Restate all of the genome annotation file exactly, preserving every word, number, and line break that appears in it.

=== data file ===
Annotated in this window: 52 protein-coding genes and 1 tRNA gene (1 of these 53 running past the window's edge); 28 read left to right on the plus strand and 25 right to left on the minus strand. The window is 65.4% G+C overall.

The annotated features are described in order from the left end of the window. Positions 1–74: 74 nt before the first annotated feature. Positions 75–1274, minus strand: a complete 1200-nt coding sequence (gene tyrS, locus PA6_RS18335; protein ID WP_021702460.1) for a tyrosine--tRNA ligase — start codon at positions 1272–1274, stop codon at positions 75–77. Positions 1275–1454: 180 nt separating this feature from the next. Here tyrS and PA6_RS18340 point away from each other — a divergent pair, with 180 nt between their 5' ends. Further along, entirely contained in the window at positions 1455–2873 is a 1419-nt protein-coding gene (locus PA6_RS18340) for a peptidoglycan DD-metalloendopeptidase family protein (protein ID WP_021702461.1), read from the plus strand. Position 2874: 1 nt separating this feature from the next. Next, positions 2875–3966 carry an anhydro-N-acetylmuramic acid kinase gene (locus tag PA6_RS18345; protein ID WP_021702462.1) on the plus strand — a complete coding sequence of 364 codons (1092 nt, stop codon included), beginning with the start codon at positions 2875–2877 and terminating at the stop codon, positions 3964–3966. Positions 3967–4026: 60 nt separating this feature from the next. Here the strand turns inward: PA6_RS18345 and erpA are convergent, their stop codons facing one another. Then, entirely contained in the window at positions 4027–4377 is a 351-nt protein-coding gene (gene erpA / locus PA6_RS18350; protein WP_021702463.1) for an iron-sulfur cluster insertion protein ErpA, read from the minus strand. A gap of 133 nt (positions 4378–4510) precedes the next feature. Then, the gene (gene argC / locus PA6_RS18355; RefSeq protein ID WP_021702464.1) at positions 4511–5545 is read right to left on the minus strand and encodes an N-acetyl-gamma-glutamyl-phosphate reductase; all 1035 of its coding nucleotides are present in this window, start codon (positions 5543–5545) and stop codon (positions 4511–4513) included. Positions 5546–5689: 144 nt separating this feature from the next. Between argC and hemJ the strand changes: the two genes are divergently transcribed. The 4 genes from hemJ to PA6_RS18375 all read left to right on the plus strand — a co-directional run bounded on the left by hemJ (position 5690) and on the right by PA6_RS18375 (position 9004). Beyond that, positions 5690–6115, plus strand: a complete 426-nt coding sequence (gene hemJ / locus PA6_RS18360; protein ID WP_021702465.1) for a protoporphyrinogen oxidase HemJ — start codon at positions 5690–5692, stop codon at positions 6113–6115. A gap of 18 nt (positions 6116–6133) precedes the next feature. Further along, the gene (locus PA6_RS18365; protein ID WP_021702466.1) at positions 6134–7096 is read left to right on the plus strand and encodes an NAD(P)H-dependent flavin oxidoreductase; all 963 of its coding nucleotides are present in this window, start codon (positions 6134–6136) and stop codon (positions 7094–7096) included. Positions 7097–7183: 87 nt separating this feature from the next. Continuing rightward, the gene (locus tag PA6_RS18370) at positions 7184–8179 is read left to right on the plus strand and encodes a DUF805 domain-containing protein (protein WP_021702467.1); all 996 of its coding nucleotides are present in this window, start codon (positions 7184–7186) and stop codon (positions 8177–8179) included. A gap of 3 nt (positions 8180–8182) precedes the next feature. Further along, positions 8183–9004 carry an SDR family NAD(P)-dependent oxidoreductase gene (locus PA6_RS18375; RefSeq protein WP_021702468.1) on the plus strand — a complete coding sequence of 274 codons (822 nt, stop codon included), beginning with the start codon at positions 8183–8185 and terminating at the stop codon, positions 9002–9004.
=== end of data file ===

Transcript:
Annotated in this window: 52 protein-coding genes and 1 tRNA gene (1 of these 53 running past the window's edge); 28 read left to right on the plus strand and 25 right to left on the minus strand. The window is 65.4% G+C overall.

The annotated features are described in order from the left end of the window. Positions 1–74: 74 nt before the first annotated feature. Positions 75–1274, minus strand: a complete 1200-nt coding sequence (gene tyrS, locus PA6_RS18335; protein ID WP_021702460.1) for a tyrosine--tRNA ligase — start codon at positions 1272–1274, stop codon at positions 75–77. Positions 1275–1454: 180 nt separating this feature from the next. Here tyrS and PA6_RS18340 point away from each other — a divergent pair, with 180 nt between their 5' ends. Further along, entirely contained in the window at positions 1455–2873 is a 1419-nt protein-coding gene (locus PA6_RS18340) for a peptidoglycan DD-metalloendopeptidase family protein (protein ID WP_021702461.1), read from the plus strand. Position 2874: 1 nt separating this feature from the next. Next, positions 2875–3966 carry an anhydro-N-acetylmuramic acid kinase gene (locus tag PA6_RS18345; protein ID WP_021702462.1) on the plus strand — a complete coding sequence of 364 codons (1092 nt, stop codon included), beginning with the start codon at positions 2875–2877 and terminating at the stop codon, positions 3964–3966. Positions 3967–4026: 60 nt separating this feature from the next. Here the strand turns inward: PA6_RS18345 and erpA are convergent, their stop codons facing one another. Then, entirely contained in the window at positions 4027–4377 is a 351-nt protein-coding gene (gene erpA / locus PA6_RS18350; protein WP_021702463.1) for an iron-sulfur cluster insertion protein ErpA, read from the minus strand. A gap of 133 nt (positions 4378–4510) precedes the next feature. Then, the gene (gene argC / locus PA6_RS18355; RefSeq protein ID WP_021702464.1) at positions 4511–5545 is read right to left on the minus strand and encodes an N-acetyl-gamma-glutamyl-phosphate reductase; all 1035 of its coding nucleotides are present in this window, start codon (positions 5543–5545) and stop codon (positions 4511–4513) included. Positions 5546–5689: 144 nt separating this feature from the next. Between argC and hemJ the strand changes: the two genes are divergently transcribed. The 4 genes from hemJ to PA6_RS18375 all read left to right on the plus strand — a co-directional run bounded on the left by hemJ (position 5690) and on the right by PA6_RS18375 (position 9004). Beyond that, positions 5690–6115, plus strand: a complete 426-nt coding sequence (gene hemJ / locus PA6_RS18360; protein ID WP_021702465.1) for a protoporphyrinogen oxidase HemJ — start codon at positions 5690–5692, stop codon at positions 6113–6115. A gap of 18 nt (positions 6116–6133) precedes the next feature. Further along, the gene (locus PA6_RS18365; protein ID WP_021702466.1) at positions 6134–7096 is read left to right on the plus strand and encodes an NAD(P)H-dependent flavin oxidoreductase; all 963 of its coding nucleotides are present in this window, start codon (positions 6134–6136) and stop codon (positions 7094–7096) included. Positions 7097–7183: 87 nt separating this feature from the next. Continuing rightward, the gene (locus tag PA6_RS18370) at positions 7184–8179 is read left to right on the plus strand and encodes a DUF805 domain-containing protein (protein WP_021702467.1); all 996 of its coding nucleotides are present in this window, start codon (positions 7184–7186) and stop codon (positions 8177–8179) included. A gap of 3 nt (positions 8180–8182) precedes the next feature. Further along, positions 8183–9004 carry an SDR family NAD(P)-dependent oxidoreductase gene (locus PA6_RS18375; RefSeq protein WP_021702468.1) on the plus strand — a complete coding sequence of 274 codons (822 nt, stop codon included), beginning with the start codon at positions 8183–8185 and terminating at the stop codon, positions 9002–9004.